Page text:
Presentation on theme: "Advanced Placement Human Geography"— Presentation transcript:
1 Advanced Placement Human Geography Unit 3:Cultural PatternsSession 1
2 Advanced Placement Human Geography Review Sessions: Unit Three By Geri FlanaryTo accompany AP Human Geography: A Study Guide3rd editionBy Ethel Wood
3 Cultural Geography: An Introduction Cultural Geography is an important component of the human geography course.The modification of the natural landscape by human activities is known as the cultural landscape. Examples of the human imprint on earth include:CitiesHousesRoad systemsSuburbs
4 Cultural EcologyThe field that studies the relationship between the natural environment and culture is known as cultural ecology.The cultural landscape offers clues about:cultural practices.priorities of inhabitants, both present and past.
5 Cultural Landscape in Peru This view of the Sacred Valley near Cuzco reflects cultural adaptation to the natural environment of mountain valleys.
7 Environmental Determinism Environmental determinism is the belief that the physical environment, especially the climate and terrain, actively shapes cultures.Human responses are molded almost entirely by the environment.
8 Environmental Determinism Similar environments produce similar cultures.Example: People who live near coasts focus on fishing and navigating waterways.
9 Environmental Determinism Another example: Temperate (mild) climates produce inventive, industrious, and democratic societies that are most likely to control others.
10 Environmental Determinism This school of thought was popular during the early 20th century, especially among English-speaking geographers who used their perspective to explain why Britain came to dominate the globe.
11 PossibilismThis school of thought holds that cultural heritage is as important as the physical environment in terms of shaping human behavior.The physical environment offers many possibilities for a culture to develop but PEOPLE are the primary architects of culture.
12 PossibilismPeople make choices based on their environment, BUT they are also guided by their cultural heritage.Possibilists believe that technology increases the number of options people have.So…technologically advanced cultures have more control over their physical surroundings.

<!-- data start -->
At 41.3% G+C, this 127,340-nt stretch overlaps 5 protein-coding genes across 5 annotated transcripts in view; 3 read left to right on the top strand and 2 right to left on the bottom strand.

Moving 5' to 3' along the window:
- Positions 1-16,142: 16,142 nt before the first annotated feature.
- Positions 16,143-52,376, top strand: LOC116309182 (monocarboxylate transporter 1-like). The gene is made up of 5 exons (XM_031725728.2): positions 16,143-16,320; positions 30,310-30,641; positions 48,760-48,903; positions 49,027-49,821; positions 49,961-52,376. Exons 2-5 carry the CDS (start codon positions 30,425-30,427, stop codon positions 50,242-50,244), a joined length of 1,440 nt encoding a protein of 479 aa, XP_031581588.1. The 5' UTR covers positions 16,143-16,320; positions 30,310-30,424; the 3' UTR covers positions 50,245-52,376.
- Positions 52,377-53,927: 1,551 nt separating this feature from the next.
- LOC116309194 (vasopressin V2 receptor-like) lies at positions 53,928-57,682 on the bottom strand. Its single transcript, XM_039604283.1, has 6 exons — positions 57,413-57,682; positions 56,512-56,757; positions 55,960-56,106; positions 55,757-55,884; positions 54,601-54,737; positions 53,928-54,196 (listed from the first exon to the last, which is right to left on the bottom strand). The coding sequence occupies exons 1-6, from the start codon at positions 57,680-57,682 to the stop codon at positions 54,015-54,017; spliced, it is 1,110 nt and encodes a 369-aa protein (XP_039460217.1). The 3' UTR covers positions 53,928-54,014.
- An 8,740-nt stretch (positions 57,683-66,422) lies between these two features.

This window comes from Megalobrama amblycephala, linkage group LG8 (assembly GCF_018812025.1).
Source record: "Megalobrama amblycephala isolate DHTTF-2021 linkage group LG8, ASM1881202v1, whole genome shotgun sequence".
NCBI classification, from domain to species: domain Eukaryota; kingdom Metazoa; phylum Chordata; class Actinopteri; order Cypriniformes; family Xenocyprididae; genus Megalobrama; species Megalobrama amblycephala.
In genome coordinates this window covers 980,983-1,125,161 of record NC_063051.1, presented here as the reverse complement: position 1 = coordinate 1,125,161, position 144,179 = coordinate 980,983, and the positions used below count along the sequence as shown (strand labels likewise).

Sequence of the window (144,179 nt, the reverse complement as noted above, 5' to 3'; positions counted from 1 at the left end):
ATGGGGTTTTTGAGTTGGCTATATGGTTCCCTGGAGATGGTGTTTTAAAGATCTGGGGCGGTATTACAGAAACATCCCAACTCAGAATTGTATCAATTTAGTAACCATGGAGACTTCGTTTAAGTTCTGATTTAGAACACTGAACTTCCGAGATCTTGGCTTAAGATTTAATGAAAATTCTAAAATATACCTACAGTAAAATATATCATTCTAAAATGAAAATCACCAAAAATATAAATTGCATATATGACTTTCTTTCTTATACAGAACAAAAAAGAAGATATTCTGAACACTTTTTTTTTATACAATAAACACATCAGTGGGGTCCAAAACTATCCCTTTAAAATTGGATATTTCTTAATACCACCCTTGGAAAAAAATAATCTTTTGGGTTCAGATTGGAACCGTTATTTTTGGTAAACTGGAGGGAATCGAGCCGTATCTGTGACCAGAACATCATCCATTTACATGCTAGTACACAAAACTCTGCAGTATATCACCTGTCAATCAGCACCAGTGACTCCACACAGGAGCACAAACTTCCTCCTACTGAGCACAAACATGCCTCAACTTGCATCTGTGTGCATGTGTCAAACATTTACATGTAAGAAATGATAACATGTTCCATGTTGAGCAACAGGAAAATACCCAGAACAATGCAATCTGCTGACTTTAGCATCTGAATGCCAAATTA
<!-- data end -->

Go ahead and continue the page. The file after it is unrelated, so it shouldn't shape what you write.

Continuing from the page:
13 Environmental Perception This school of thought emphasizes the importance of human perception of the environment, rather than the actual character of the land.For instance, how do humans view natural disasters?Cultures shape our view of hazards and natural disasters.As a result, human reactions to these events vary.
14 Environmental Perception Examples:If people believe that a flood was caused by the gods, they are likely to try to please the gods (e.g. build an altar).If other people believe that the flood was a natural disaster, then they may work to prevent future damage (e.g. flood walls).
15 Cultural DeterminismThis perspective emphasizes human culture as ultimately more important than the physical environment in shaping/molding human actions.Some cultural determinists have seen humans as in opposition to the environment, and if nature is not controlled, humans will die.
16 Cultural DeterminismModern movements encourage action to reverse global warming, air and water pollution, or the destruction of rain forests.
18 What is culture?Culture is the complex mix of values, beliefs, behaviors, and material objects that together form a people’s way of life.
19 What is culture?Geographers specialize in the way that culture affects the natural environment, as well as the spatial organization that culture stimulates.Culture is divided into two types:non-material and material.
20 Non-material CultureThis type of culture consists of abstract concepts of values, beliefs, and behaviors.Values: culturally defined standards that guide the way people assess goodness and beauty and serve as guidelines for moral livingBeliefs: specific statements that people hold to be trueBehaviors: actions that people take
21 Material CultureThis type of culture includes concrete human creations called artifacts.Artifacts reflect values, beliefs, and behaviors.Material culture is reflected in a variety of ways, from the way homes are constructed to what equipment is used for construction and arrangement of roadways.
22 Material Culture: Past and Present This is a photo of a modern day French village. The narrow streets were built in an earlier time when people traveled by foot, animal, or wagon. The motorcycle parked by its owner’s door is a reflection of modern technology’s adaptation to material culture (winding streets, houses without garages) from the past.
23 Key points… Non-material culture Material culture Abstract concepts Consists ofValuesBeliefsBehaviorsNorms: the rules and expectations by which a society guides the behavior of its membersConcrete human creationsConsists of artifacts such asHousesChurchesRoadwaysThe arrangement of buildings on the cultural landscape
25 Culture RegionsCulture ties DIRECTLY to geography’s emphasis on space with the concept of culture region.What is a culture region? It is an area marked by culture that distinguishes it from other regions.
26 Culture Traits A culture trait is a single attribute of a culture. A culture region consists of countless interrelated traits.
27 Culture Traits and Culture Regions Example– Andes Mountains in South AmericaThese traits help to shape the culture region:Colorful clothing with the group’s skillful weave and designBuilding of roads and bridges across mountain rangesConstruction of buildings without mortarTerracing of land for crop growthTerracing